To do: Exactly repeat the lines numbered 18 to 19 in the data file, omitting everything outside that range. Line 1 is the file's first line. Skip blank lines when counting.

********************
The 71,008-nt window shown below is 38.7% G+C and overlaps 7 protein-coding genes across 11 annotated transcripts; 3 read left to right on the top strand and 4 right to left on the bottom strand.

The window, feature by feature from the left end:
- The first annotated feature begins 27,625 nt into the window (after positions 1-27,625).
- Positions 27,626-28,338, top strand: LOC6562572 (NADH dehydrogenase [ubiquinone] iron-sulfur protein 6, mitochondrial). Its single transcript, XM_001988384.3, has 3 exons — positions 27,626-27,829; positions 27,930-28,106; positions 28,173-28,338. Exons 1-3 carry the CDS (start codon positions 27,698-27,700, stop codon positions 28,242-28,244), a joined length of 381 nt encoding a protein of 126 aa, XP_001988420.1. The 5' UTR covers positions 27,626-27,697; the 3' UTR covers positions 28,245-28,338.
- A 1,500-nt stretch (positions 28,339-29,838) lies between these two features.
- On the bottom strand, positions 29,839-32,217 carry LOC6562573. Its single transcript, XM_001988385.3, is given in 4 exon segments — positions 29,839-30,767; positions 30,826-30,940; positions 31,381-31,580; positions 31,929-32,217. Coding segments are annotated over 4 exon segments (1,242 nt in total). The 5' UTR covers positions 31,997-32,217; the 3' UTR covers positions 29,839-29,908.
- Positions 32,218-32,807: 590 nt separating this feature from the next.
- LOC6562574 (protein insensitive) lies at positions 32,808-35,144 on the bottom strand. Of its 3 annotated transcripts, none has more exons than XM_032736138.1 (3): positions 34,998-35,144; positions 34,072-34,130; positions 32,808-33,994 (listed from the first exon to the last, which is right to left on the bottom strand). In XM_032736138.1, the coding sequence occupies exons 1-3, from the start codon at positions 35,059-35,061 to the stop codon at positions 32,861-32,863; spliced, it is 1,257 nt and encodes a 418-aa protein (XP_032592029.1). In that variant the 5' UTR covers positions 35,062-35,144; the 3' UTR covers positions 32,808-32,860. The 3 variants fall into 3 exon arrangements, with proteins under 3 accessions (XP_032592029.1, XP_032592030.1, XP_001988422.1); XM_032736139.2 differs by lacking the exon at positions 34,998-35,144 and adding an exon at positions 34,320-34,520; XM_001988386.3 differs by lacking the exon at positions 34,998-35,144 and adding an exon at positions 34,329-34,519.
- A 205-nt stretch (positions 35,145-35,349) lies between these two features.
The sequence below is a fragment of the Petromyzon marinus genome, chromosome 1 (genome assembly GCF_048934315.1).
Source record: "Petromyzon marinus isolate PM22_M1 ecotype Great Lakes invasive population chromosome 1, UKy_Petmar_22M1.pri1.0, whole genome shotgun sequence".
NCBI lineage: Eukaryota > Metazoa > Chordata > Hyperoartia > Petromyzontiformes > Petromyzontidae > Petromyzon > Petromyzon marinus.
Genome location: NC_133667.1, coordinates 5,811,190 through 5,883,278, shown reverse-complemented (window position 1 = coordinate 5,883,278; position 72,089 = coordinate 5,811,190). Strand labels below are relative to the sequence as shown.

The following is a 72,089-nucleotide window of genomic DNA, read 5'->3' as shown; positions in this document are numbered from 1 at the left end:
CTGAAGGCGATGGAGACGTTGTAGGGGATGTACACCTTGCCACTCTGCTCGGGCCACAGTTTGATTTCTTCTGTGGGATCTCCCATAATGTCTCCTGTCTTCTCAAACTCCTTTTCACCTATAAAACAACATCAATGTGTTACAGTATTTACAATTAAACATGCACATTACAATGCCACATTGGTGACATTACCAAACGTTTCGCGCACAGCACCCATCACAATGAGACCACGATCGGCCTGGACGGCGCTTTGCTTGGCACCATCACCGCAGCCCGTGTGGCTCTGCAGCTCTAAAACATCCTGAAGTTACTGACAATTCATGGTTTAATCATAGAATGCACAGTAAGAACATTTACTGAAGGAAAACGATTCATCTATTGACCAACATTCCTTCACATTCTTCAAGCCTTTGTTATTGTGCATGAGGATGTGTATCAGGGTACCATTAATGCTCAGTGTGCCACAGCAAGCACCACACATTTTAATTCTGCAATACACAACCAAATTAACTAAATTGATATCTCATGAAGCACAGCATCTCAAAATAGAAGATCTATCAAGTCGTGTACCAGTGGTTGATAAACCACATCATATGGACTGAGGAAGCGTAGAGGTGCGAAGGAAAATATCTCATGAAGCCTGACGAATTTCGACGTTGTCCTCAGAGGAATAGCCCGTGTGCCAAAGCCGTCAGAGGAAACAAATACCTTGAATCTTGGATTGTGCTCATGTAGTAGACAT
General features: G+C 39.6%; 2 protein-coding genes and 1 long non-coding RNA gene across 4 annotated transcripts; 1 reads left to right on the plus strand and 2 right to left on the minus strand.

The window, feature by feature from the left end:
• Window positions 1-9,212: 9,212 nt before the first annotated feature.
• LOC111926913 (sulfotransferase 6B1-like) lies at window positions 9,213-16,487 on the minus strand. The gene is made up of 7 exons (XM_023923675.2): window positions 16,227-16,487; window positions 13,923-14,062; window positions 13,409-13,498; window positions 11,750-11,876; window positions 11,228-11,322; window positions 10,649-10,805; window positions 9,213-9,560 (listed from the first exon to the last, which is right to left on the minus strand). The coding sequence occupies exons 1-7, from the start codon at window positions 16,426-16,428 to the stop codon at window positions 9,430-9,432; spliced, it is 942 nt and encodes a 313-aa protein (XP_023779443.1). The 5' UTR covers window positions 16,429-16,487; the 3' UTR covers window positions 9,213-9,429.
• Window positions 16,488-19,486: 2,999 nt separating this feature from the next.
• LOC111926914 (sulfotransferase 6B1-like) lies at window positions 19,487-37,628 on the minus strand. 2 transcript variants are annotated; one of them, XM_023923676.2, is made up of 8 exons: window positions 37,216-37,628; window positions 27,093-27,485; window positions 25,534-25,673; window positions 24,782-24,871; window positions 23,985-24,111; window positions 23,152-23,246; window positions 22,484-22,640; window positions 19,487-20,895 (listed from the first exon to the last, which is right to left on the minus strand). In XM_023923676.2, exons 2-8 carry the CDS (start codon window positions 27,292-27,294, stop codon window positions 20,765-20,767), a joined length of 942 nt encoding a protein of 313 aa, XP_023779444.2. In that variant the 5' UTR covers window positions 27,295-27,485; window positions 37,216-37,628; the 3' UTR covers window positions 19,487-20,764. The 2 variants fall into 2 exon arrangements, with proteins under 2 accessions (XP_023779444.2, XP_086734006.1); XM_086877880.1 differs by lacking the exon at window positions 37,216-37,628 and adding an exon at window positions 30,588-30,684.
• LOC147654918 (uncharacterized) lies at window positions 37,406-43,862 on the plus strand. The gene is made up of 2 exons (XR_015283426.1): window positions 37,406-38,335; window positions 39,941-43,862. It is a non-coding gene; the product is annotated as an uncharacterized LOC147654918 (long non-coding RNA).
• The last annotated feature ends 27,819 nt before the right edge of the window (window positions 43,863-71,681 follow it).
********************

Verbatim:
• Window positions 1-9,212: 9,212 nt before the first annotated feature.
• LOC111926913 (sulfotransferase 6B1-like) lies at window positions 9,213-16,487 on the minus strand. The gene is made up of 7 exons (XM_023923675.2): window positions 16,227-16,487; window positions 13,923-14,062; window positions 13,409-13,498; window positions 11,750-11,876; window positions 11,228-11,322; window positions 10,649-10,805; window positions 9,213-9,560 (listed from the first exon to the last, which is right to left on the minus strand). The coding sequence occupies exons 1-7, from the start codon at window positions 16,426-16,428 to the stop codon at window positions 9,430-9,432; spliced, it is 942 nt and encodes a 313-aa protein (XP_023779443.1). The 5' UTR covers window positions 16,429-16,487; the 3' UTR covers window positions 9,213-9,429.